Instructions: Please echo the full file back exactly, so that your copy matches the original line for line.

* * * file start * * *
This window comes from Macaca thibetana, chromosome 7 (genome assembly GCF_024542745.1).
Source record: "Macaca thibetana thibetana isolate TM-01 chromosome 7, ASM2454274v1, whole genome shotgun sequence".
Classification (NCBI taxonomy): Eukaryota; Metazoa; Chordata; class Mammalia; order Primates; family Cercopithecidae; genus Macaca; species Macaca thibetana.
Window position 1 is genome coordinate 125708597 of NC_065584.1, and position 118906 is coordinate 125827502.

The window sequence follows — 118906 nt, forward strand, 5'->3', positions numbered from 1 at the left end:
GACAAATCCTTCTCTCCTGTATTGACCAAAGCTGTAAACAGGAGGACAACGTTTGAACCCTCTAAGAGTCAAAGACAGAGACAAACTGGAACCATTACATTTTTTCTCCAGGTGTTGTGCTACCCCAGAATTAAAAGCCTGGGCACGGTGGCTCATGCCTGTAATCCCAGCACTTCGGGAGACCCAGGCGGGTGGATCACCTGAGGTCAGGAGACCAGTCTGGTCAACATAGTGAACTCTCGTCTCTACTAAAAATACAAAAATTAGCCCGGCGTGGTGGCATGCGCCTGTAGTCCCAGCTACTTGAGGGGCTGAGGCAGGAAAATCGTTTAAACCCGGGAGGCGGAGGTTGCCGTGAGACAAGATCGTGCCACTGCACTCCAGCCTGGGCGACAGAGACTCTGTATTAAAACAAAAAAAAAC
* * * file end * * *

This window comes from Macaca thibetana, chromosome 7 (genome assembly GCF_024542745.1).
Source record: "Macaca thibetana thibetana isolate TM-01 chromosome 7, ASM2454274v1, whole genome shotgun sequence".
Classification (NCBI taxonomy): Eukaryota; Metazoa; Chordata; class Mammalia; order Primates; family Cercopithecidae; genus Macaca; species Macaca thibetana.
Window position 1 is genome coordinate 125708597 of NC_065584.1, and position 118906 is coordinate 125827502.

The window sequence follows — 118906 nt, forward strand, 5'->3', positions numbered from 1 at the left end:
GACAAATCCTTCTCTCCTGTATTGACCAAAGCTGTAAACAGGAGGACAACGTTTGAACCCTCTAAGAGTCAAAGACAGAGACAAACTGGAACCATTACATTTTTTCTCCAGGTGTTGTGCTACCCCAGAATTAAAAGCCTGGGCACGGTGGCTCATGCCTGTAATCCCAGCACTTCGGGAGACCCAGGCGGGTGGATCACCTGAGGTCAGGAGACCAGTCTGGTCAACATAGTGAACTCTCGTCTCTACTAAAAATACAAAAATTAGCCCGGCGTGGTGGCATGCGCCTGTAGTCCCAGCTACTTGAGGGGCTGAGGCAGGAAAATCGTTTAAACCCGGGAGGCGGAGGTTGCCGTGAGACAAGATCGTGCCACTGCACTCCAGCCTGGGCGACAGAGACTCTGTATTAAAACAAAAAAAAAC